With the NCAA Board of Directors’ vote to give more autonomy to the Power 5 conferences dominating the news cycle Thursday, the business of college sports was again front and center.
Duke is one of the smallest Power 5 schools – schools from the ACC, Big Ten, Big 12, SEC and Pac-12 – and, by virtue of its ACC membership and, more importantly, ACC television contract revenue (about $20.8 million last year), the Blue Devils are guaranteed a seat at the big boys’ table for years to come. And I say boys, because we’re really talking about football and men’s basketball. That’s where all the money is.
One of the main issues the Power 5 schools will tackle with their new-found power – assuming Thursday’s decision isn’t overturned in the next 60 days – will be cost of attendance, i.e., providing players with more money as part of their scholarships.
Duke’s two player representatives at last month’s ACC media days, seniors Kelby Brown and Laken Tomlinson, were asked about cost-of-attendance issues, whether student-athletes should have more of a say in these governance issues and unionization. Both will likely be captains of this year’s team and are looked at as leaders. Here are their responses:
Brown: Man, I can’t complain. I’ve got enough money to eat, pay rent.
Brown: The only thing is like parking passes, but, I mean, (laughing) it’s $150 bucks a year. I wish they would pay for parking passes, maybe parking tickets, but I don’t know if we’re ever going to get that one covered (laughter).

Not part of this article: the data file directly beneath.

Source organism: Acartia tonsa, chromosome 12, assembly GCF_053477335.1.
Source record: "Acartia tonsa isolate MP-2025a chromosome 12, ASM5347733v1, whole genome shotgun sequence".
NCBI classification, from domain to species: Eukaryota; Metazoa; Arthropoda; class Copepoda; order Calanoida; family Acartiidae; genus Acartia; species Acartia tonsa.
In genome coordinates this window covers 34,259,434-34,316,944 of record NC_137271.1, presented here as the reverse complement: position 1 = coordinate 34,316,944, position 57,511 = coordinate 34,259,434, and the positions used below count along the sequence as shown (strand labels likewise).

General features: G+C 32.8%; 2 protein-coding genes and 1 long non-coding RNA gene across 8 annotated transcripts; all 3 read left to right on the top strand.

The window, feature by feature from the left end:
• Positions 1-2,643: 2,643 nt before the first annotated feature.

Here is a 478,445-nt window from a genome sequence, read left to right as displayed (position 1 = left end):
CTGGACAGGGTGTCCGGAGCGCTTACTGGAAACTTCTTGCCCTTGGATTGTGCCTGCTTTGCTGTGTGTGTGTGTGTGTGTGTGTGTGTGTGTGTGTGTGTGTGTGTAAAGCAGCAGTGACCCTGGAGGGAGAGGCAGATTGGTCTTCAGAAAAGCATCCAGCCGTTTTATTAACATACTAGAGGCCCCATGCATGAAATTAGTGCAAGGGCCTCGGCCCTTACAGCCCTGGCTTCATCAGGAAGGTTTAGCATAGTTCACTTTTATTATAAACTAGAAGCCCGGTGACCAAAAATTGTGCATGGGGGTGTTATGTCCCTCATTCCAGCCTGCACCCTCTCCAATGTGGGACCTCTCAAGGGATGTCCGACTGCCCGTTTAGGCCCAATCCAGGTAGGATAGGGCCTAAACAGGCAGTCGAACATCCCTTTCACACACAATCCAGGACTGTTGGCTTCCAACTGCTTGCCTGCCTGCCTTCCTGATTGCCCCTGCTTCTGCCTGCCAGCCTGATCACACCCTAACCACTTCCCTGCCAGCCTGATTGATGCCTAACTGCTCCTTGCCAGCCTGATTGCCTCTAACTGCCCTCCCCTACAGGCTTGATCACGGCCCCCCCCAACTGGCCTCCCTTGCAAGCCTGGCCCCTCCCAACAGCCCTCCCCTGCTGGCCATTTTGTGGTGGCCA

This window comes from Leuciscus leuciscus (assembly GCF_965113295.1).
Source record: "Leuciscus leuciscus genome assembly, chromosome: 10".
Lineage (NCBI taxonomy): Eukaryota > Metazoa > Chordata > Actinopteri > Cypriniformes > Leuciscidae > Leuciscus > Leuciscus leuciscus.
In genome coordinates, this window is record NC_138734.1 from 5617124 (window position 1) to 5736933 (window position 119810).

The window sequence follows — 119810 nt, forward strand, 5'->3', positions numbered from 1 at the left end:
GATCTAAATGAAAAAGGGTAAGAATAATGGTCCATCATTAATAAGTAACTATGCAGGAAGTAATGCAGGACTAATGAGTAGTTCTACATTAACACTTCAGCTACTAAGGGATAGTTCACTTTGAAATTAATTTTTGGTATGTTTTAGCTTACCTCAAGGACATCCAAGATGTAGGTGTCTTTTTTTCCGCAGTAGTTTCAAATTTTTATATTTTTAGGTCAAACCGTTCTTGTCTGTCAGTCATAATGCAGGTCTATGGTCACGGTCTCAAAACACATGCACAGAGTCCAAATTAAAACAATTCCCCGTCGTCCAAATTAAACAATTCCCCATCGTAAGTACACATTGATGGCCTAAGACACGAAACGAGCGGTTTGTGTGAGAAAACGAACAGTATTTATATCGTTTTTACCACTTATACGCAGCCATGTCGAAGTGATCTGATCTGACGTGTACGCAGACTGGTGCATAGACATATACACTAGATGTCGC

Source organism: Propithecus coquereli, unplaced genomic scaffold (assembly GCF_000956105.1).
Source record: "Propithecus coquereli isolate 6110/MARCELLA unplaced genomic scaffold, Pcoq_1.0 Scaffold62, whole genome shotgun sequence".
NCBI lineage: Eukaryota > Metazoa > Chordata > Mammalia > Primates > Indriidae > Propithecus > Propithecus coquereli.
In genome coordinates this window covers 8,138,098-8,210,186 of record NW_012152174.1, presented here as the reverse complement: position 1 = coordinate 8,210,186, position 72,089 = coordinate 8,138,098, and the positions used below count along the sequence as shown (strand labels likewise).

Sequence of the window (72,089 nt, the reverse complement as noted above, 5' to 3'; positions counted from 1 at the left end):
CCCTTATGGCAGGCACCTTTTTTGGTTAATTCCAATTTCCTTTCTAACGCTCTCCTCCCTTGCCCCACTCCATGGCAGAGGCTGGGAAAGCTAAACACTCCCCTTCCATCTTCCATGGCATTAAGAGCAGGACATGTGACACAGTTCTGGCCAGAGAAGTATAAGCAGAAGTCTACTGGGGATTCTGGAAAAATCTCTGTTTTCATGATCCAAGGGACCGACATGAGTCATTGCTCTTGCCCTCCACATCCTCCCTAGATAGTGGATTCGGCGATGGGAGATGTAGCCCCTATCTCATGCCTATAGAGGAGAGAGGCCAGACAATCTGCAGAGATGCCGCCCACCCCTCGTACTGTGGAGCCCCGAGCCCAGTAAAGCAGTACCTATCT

Brown: I think we should have some kind of input on it just because, well – it’s hard to say, man, we’re young. Especially having a freshman guy come into a football program and think what he knows is best for him, it’s not always true.
Brown: Yeah, I think that would be good.
Tomlinson: I definitely believe that athletes should have a say in that. But then again, do we have the knowledge to go ahead and suggest those changes? And do we know the consequences of making those changes? I would say that most of us do not.
Just like Northwestern unionizing and creating their thing over there, there’s a risk to doing stuff like that. I mean, if they’re educated on the risk and they’re OK with that, then, by all means, do what you must. But if you’re not educated on the risk and you expose yourself to being potentially let go from college athletics and that’s too much of a risk, then you probably shouldn’t suggest stuff like that.
Brown: There’s just been a lot of locker room talk, watching ESPN together. I don’t think anyone on our team would be serious enough about it to take those steps. Honestly, I was really surprised. Of all schools, it would be somewhere like Northwestern, but that’s some real stuff they did. I don’t know if we really care enough to be a part of it.
To that degree, unionizing, I don’t think guys on our team would even know where to start. I wouldn’t. But from a compensation standpoint, it definitely brought up a lot of discussion.
Tomlinson: Obviously you have those responses to what you see on TV. And obviously you have the locker room talk where guys suggest possibilities of what could and could not happen. I don’t know. There are a lot of ways that can go. For our team, there’s too much risk in doing stuff like that. That’s my opinion.
Tomlinson: Being laid off. You’re, like, working as the staff for a team, and you’re getting paid for your name and stuff like that. Then again, you could get fired like any other staff member. That’s the potential risk that you pose for yourself when you’re doing something like that. Honestly, if you don’t have that much knowledge of what you’re doing, that could be really bad for you because you can get fired.